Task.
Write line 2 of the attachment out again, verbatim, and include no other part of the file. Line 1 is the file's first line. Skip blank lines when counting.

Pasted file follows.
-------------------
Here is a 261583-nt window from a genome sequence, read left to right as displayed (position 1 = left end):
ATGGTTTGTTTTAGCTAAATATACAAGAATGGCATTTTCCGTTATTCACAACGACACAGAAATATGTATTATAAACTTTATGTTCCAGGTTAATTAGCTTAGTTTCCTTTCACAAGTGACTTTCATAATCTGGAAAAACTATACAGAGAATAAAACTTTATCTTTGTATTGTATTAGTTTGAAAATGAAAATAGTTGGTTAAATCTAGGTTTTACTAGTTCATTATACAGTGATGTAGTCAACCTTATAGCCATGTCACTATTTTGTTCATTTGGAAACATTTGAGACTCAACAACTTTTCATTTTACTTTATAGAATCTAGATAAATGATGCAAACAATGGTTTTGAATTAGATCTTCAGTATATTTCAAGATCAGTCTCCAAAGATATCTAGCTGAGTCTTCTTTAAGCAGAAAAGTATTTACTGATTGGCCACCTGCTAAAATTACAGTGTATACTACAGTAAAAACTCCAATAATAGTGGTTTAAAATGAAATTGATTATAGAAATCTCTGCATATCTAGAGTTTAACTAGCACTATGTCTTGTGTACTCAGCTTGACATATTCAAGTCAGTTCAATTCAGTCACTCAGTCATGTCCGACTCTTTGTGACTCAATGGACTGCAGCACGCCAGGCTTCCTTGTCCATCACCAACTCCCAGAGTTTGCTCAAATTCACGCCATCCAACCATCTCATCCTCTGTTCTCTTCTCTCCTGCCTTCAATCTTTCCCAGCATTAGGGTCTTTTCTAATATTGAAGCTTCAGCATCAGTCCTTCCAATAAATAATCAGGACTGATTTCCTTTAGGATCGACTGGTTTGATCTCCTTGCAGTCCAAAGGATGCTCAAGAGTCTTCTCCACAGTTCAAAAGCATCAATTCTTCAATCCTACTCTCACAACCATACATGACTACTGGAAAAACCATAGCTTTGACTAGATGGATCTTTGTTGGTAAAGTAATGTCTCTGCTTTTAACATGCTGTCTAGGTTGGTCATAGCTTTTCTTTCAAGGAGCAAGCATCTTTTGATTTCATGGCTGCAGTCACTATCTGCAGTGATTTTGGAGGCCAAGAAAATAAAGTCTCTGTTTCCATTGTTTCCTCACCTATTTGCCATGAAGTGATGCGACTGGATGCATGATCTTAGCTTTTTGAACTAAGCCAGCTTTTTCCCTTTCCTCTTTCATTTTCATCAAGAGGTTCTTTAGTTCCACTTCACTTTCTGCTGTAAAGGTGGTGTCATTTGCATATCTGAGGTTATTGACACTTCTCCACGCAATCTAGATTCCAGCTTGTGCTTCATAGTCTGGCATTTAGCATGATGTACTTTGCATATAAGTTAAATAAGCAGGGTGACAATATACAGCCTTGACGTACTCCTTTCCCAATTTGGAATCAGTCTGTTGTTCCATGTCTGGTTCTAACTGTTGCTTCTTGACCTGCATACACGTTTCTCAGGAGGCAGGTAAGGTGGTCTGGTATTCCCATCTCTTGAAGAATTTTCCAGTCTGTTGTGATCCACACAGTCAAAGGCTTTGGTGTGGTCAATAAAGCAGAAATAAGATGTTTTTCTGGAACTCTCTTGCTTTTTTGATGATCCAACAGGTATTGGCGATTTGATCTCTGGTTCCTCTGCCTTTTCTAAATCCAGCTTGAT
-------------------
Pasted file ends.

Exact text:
ATGGTTTGTTTTAGCTAAATATACAAGAATGGCATTTTCCGTTATTCACAACGACACAGAAATATGTATTATAAACTTTATGTTCCAGGTTAATTAGCTTAGTTTCCTTTCACAAGTGACTTTCATAATCTGGAAAAACTATACAGAGAATAAAACTTTATCTTTGTATTGTATTAGTTTGAAAATGAAAATAGTTGGTTAAATCTAGGTTTTACTAGTTCATTATACAGTGATGTAGTCAACCTTATAGCCATGTCACTATTTTGTTCATTTGGAAACATTTGAGACTCAACAACTTTTCATTTTACTTTATAGAATCTAGATAAATGATGCAAACAATGGTTTTGAATTAGATCTTCAGTATATTTCAAGATCAGTCTCCAAAGATATCTAGCTGAGTCTTCTTTAAGCAGAAAAGTATTTACTGATTGGCCACCTGCTAAAATTACAGTGTATACTACAGTAAAAACTCCAATAATAGTGGTTTAAAATGAAATTGATTATAGAAATCTCTGCATATCTAGAGTTTAACTAGCACTATGTCTTGTGTACTCAGCTTGACATATTCAAGTCAGTTCAATTCAGTCACTCAGTCATGTCCGACTCTTTGTGACTCAATGGACTGCAGCACGCCAGGCTTCCTTGTCCATCACCAACTCCCAGAGTTTGCTCAAATTCACGCCATCCAACCATCTCATCCTCTGTTCTCTTCTCTCCTGCCTTCAATCTTTCCCAGCATTAGGGTCTTTTCTAATATTGAAGCTTCAGCATCAGTCCTTCCAATAAATAATCAGGACTGATTTCCTTTAGGATCGACTGGTTTGATCTCCTTGCAGTCCAAAGGATGCTCAAGAGTCTTCTCCACAGTTCAAAAGCATCAATTCTTCAATCCTACTCTCACAACCATACATGACTACTGGAAAAACCATAGCTTTGACTAGATGGATCTTTGTTGGTAAAGTAATGTCTCTGCTTTTAACATGCTGTCTAGGTTGGTCATAGCTTTTCTTTCAAGGAGCAAGCATCTTTTGATTTCATGGCTGCAGTCACTATCTGCAGTGATTTTGGAGGCCAAGAAAATAAAGTCTCTGTTTCCATTGTTTCCTCACCTATTTGCCATGAAGTGATGCGACTGGATGCATGATCTTAGCTTTTTGAACTAAGCCAGCTTTTTCCCTTTCCTCTTTCATTTTCATCAAGAGGTTCTTTAGTTCCACTTCACTTTCTGCTGTAAAGGTGGTGTCATTTGCATATCTGAGGTTATTGACACTTCTCCACGCAATCTAGATTCCAGCTTGTGCTTCATAGTCTGGCATTTAGCATGATGTACTTTGCATATAAGTTAAATAAGCAGGGTGACAATATACAGCCTTGACGTACTCCTTTCCCAATTTGGAATCAGTCTGTTGTTCCATGTCTGGTTCTAACTGTTGCTTCTTGACCTGCATACACGTTTCTCAGGAGGCAGGTAAGGTGGTCTGGTATTCCCATCTCTTGAAGAATTTTCCAGTCTGTTGTGATCCACACAGTCAAAGGCTTTGGTGTGGTCAATAAAGCAGAAATAAGATGTTTTTCTGGAACTCTCTTGCTTTTTTGATGATCCAACAGGTATTGGCGATTTGATCTCTGGTTCCTCTGCCTTTTCTAAATCCAGCTTGAT